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Trump's protection policies could cost jobs in Republic

US companies which play a vitally important role in the Irish economy are now being urged to come home by the President-elect

By Dan O'Brien

The role of American companies and the US economy in sustaining standards of living in the Republic of Ireland simply cannot be overstated in terms of employment, exports and taxes. Around a quarter of a million jobs in Ireland are the result of the presence of American companies, directly and indirectly.

Well over half of the €7bn (£5.9bn) in corporation tax that was collected in the first 11 months of the year is likely to have been from US companies. In 2015, exports of goods and services from Ireland to the US were worth €39bn (£32.7bn).

Donald Trump has pledged to take measures that would negatively affect current and future US investment in Ireland and trade between here and the US. He promised to "bring American jobs home" and stop others going abroad.

One way he intends doing this is to slash the federal corporation tax rate from 35% to 15%. He has also pledged to tear up international trade agreements.

If he goes ahead with all of these measures, and if his actions towards Europe cause a deterioration in transatlantic relations, Ireland will suffer more than most.

Of immediate concern will be his stance on the Apple tax case. Just before the European Commission announced its findings in the case in August, the US treasury department issued a detailed and unusual paper slating Brussels' moves towards clamping down on tailored tax deals for individual companies as a form of State subsidisation. Rarely in the history of Brussels-Washington economic co-operation has a dispute become so fraught. If the Trump administration seeks to escalate the dispute, it will, at the very least, bring further unwanted attention in the direction of this country.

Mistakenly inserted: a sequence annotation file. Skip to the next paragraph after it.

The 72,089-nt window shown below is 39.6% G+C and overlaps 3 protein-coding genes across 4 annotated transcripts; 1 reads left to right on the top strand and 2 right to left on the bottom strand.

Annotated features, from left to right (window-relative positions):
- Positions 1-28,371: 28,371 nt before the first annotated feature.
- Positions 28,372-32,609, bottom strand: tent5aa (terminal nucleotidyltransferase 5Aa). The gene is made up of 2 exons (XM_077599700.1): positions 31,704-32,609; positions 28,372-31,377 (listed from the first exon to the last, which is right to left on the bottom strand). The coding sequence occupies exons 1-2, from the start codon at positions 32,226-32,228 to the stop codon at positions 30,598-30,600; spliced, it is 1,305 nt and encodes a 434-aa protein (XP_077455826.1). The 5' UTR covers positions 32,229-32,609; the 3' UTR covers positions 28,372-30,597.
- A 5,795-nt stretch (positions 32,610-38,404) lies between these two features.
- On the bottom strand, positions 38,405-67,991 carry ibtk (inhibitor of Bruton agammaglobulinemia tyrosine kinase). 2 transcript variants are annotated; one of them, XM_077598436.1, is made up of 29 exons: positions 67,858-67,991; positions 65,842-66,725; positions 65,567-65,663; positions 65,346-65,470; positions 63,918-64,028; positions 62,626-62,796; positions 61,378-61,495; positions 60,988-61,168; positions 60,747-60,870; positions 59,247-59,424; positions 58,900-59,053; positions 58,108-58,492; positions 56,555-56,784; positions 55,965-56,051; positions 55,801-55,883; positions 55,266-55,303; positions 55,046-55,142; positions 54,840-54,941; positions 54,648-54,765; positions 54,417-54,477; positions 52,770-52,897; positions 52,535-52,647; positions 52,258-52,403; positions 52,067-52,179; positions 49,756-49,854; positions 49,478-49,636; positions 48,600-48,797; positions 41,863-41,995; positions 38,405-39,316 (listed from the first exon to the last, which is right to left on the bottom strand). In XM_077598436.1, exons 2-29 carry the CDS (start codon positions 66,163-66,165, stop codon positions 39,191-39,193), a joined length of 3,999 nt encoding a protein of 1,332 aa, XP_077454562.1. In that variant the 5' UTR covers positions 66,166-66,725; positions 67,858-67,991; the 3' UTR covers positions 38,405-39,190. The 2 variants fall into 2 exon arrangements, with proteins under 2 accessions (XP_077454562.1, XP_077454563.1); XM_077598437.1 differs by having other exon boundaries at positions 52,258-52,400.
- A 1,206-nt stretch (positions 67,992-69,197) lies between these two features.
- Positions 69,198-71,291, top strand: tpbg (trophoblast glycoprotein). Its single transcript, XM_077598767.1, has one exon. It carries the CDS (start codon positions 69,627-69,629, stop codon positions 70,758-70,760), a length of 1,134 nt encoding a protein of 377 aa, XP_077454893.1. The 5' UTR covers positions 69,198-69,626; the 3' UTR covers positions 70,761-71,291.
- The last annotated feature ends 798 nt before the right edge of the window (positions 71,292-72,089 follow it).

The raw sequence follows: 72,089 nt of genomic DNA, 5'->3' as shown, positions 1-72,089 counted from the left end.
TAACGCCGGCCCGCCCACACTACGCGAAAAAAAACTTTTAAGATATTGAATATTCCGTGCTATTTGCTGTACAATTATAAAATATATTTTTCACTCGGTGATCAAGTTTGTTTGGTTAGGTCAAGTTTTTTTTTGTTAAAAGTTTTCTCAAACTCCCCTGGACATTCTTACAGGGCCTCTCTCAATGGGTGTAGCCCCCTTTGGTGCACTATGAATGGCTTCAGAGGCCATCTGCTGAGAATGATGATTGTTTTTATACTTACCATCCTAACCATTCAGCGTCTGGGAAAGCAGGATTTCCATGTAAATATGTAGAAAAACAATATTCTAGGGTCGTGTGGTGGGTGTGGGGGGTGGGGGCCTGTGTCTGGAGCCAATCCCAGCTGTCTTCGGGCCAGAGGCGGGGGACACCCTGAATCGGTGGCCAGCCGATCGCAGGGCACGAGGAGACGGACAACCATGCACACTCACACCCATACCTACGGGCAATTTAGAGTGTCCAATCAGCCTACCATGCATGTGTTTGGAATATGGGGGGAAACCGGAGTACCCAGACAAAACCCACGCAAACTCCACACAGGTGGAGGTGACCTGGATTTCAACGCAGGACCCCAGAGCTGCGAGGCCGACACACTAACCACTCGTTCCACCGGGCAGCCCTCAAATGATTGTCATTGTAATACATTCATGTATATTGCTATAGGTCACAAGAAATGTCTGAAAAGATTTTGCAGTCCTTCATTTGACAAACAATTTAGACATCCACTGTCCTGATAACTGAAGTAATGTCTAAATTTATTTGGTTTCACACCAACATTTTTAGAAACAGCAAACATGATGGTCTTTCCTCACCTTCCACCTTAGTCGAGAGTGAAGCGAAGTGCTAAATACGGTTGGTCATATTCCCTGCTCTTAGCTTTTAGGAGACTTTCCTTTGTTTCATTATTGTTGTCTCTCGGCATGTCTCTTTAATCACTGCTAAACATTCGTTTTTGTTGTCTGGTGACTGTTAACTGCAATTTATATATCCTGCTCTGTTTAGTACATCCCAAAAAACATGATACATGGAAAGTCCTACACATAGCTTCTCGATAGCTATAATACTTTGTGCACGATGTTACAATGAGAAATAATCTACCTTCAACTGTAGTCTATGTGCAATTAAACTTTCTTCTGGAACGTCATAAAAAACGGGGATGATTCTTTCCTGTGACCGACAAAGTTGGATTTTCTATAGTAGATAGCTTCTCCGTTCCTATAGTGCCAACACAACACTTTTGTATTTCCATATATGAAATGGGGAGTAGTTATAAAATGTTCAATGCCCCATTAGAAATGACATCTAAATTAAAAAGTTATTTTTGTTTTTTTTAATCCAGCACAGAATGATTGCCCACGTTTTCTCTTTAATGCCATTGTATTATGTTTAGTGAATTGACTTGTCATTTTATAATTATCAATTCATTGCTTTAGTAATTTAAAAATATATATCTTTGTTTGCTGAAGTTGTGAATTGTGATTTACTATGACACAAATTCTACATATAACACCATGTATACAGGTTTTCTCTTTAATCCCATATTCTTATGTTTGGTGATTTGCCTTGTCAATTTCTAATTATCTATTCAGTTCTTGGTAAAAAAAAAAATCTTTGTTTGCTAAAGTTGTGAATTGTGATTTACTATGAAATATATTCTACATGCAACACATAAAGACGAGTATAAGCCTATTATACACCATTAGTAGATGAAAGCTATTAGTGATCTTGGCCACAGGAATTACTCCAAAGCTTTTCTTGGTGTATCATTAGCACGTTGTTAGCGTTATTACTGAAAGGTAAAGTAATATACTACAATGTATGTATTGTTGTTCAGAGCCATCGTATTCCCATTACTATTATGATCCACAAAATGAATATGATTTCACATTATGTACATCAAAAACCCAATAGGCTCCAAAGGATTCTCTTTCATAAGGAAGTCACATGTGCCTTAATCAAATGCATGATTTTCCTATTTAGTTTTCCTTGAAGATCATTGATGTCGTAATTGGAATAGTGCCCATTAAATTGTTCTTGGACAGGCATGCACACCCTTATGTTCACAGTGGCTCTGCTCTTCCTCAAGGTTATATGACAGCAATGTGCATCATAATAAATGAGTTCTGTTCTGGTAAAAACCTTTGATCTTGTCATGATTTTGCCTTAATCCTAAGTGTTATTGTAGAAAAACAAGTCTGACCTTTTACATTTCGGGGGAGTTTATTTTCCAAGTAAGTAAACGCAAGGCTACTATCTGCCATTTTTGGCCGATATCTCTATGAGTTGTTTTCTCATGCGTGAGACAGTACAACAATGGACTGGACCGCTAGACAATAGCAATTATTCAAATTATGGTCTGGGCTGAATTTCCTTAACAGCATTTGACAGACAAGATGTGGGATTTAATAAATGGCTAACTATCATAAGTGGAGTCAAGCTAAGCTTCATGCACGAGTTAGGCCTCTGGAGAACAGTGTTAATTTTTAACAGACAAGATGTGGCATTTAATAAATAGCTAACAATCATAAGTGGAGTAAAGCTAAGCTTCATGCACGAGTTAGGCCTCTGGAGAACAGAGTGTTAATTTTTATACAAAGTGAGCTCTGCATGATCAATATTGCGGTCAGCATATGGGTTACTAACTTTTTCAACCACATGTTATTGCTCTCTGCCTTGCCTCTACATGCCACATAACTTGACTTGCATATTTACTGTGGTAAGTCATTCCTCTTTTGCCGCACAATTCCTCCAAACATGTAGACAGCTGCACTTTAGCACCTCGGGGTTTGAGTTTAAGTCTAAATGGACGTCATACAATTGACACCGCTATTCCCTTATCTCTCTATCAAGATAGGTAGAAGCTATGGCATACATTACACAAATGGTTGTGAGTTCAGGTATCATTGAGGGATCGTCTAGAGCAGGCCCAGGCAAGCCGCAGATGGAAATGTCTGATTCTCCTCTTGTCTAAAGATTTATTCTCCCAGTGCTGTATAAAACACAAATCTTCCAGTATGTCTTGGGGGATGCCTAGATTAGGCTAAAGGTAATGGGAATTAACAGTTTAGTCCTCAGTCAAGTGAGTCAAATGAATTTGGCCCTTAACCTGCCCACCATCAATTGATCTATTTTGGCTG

If that dispute escalates, or if others do - the regulation of personal data is another contentious issue - there is a danger of spillover. That could lead to tit-for-tat measures aimed at EU companies by Washington and American firms by Brussels.

Restraint will be needed by both sides if the Apple case, and others like it, are not to cause wider damage. Trump is not known for restraint. His actions, statements and tweets since winning the US presidential election do not suggest that the septuagenarian has acquired that virtue.

It is of course possible that Trump will leave the Apple case to those in his cabinet who would normally deal with such matters.

From an Irish perspective that would probably be the best outcome, not least because his two most important cabinet choices of relevance from an economic perspective are relatively conventional. They are the secretaries of the treasury and the commerce department.

Billionaire Wilbur Ross has been appointed commerce secretary. The 79-year-old is best known in Ireland for his involvement in the purchase of a large stake in the Bank of Ireland in 2011. He sat on the board of the bank for three years and came to Ireland regularly for board meetings.

Ross has made a fortune specialising in high-risk investments in businesses that are on the brink of bankruptcy. In the case of Bank of Ireland, his investment paid off handsomely. The Irish economy benefited not only in so far as such an internationally well-known investor was prepared to put money into the country just after it had been bailed out, but also because he talked up the economy very publicly in the US and elsewhere while he invested here.